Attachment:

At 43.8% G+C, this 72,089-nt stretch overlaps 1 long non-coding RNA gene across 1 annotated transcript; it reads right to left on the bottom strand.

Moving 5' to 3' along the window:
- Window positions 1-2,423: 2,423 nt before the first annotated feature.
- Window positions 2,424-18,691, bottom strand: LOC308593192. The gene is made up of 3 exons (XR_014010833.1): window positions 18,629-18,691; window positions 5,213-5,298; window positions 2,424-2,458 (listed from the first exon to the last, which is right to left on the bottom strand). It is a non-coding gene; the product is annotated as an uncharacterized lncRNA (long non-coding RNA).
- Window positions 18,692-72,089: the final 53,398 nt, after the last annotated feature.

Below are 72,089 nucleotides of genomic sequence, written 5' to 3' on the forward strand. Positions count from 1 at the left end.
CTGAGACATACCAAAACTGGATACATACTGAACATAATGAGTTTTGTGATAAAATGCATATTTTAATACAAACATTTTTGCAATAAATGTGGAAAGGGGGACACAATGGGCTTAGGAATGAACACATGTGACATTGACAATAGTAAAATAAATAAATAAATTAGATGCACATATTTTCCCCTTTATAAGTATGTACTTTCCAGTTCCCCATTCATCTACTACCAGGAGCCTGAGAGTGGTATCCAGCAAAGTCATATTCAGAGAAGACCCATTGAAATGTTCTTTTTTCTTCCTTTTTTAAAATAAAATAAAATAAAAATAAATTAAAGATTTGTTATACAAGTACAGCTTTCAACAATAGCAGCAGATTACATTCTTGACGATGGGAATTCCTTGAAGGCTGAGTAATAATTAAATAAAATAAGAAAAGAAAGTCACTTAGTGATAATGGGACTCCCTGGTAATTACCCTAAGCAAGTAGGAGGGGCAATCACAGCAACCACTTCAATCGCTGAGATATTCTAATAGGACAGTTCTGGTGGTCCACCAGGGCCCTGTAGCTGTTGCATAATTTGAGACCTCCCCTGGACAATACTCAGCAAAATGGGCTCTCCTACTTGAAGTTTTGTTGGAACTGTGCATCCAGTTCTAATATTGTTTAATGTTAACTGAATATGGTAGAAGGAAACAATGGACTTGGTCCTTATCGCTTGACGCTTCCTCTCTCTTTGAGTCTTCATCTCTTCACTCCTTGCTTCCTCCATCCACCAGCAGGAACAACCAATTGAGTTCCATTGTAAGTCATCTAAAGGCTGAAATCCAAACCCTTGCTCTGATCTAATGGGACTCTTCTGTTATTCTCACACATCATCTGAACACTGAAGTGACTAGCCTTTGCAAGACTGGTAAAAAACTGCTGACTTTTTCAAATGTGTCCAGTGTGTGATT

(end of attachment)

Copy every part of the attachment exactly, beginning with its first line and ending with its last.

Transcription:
At 43.8% G+C, this 72,089-nt stretch overlaps 1 long non-coding RNA gene across 1 annotated transcript; it reads right to left on the bottom strand.

Moving 5' to 3' along the window:
- Window positions 1-2,423: 2,423 nt before the first annotated feature.
- Window positions 2,424-18,691, bottom strand: LOC308593192. The gene is made up of 3 exons (XR_014010833.1): window positions 18,629-18,691; window positions 5,213-5,298; window positions 2,424-2,458 (listed from the first exon to the last, which is right to left on the bottom strand). It is a non-coding gene; the product is annotated as an uncharacterized lncRNA (long non-coding RNA).
- Window positions 18,692-72,089: the final 53,398 nt, after the last annotated feature.

Below are 72,089 nucleotides of genomic sequence, written 5' to 3' on the forward strand. Positions count from 1 at the left end.
CTGAGACATACCAAAACTGGATACATACTGAACATAATGAGTTTTGTGATAAAATGCATATTTTAATACAAACATTTTTGCAATAAATGTGGAAAGGGGGACACAATGGGCTTAGGAATGAACACATGTGACATTGACAATAGTAAAATAAATAAATAAATTAGATGCACATATTTTCCCCTTTATAAGTATGTACTTTCCAGTTCCCCATTCATCTACTACCAGGAGCCTGAGAGTGGTATCCAGCAAAGTCATATTCAGAGAAGACCCATTGAAATGTTCTTTTTTCTTCCTTTTTTAAAATAAAATAAAATAAAAATAAATTAAAGATTTGTTATACAAGTACAGCTTTCAACAATAGCAGCAGATTACATTCTTGACGATGGGAATTCCTTGAAGGCTGAGTAATAATTAAATAAAATAAGAAAAGAAAGTCACTTAGTGATAATGGGACTCCCTGGTAATTACCCTAAGCAAGTAGGAGGGGCAATCACAGCAACCACTTCAATCGCTGAGATATTCTAATAGGACAGTTCTGGTGGTCCACCAGGGCCCTGTAGCTGTTGCATAATTTGAGACCTCCCCTGGACAATACTCAGCAAAATGGGCTCTCCTACTTGAAGTTTTGTTGGAACTGTGCATCCAGTTCTAATATTGTTTAATGTTAACTGAATATGGTAGAAGGAAACAATGGACTTGGTCCTTATCGCTTGACGCTTCCTCTCTCTTTGAGTCTTCATCTCTTCACTCCTTGCTTCCTCCATCCACCAGCAGGAACAACCAATTGAGTTCCATTGTAAGTCATCTAAAGGCTGAAATCCAAACCCTTGCTCTGATCTAATGGGACTCTTCTGTTATTCTCACACATCATCTGAACACTGAAGTGACTAGCCTTTGCAAGACTGGTAAAAAACTGCTGACTTTTTCAAATGTGTCCAGTGTGTGATT